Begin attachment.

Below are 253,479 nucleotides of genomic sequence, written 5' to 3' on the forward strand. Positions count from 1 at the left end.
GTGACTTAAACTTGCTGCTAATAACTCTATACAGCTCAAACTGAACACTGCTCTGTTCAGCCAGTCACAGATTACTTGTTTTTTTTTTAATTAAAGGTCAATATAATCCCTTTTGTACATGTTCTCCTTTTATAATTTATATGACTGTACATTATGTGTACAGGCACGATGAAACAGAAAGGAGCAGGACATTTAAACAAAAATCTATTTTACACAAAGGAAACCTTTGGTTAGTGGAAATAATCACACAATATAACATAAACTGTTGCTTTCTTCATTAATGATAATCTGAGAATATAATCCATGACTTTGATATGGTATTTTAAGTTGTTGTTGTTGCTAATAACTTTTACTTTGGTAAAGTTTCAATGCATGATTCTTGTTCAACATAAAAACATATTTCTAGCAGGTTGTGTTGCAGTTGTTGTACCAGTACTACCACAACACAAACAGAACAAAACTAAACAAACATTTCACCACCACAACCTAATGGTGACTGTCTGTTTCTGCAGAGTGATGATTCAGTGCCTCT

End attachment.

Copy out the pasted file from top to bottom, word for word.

Below are 253,479 nucleotides of genomic sequence, written 5' to 3' on the forward strand. Positions count from 1 at the left end.
GTGACTTAAACTTGCTGCTAATAACTCTATACAGCTCAAACTGAACACTGCTCTGTTCAGCCAGTCACAGATTACTTGTTTTTTTTTTAATTAAAGGTCAATATAATCCCTTTTGTACATGTTCTCCTTTTATAATTTATATGACTGTACATTATGTGTACAGGCACGATGAAACAGAAAGGAGCAGGACATTTAAACAAAAATCTATTTTACACAAAGGAAACCTTTGGTTAGTGGAAATAATCACACAATATAACATAAACTGTTGCTTTCTTCATTAATGATAATCTGAGAATATAATCCATGACTTTGATATGGTATTTTAAGTTGTTGTTGTTGCTAATAACTTTTACTTTGGTAAAGTTTCAATGCATGATTCTTGTTCAACATAAAAACATATTTCTAGCAGGTTGTGTTGCAGTTGTTGTACCAGTACTACCACAACACAAACAGAACAAAACTAAACAAACATTTCACCACCACAACCTAATGGTGACTGTCTGTTTCTGCAGAGTGATGATTCAGTGCCTCT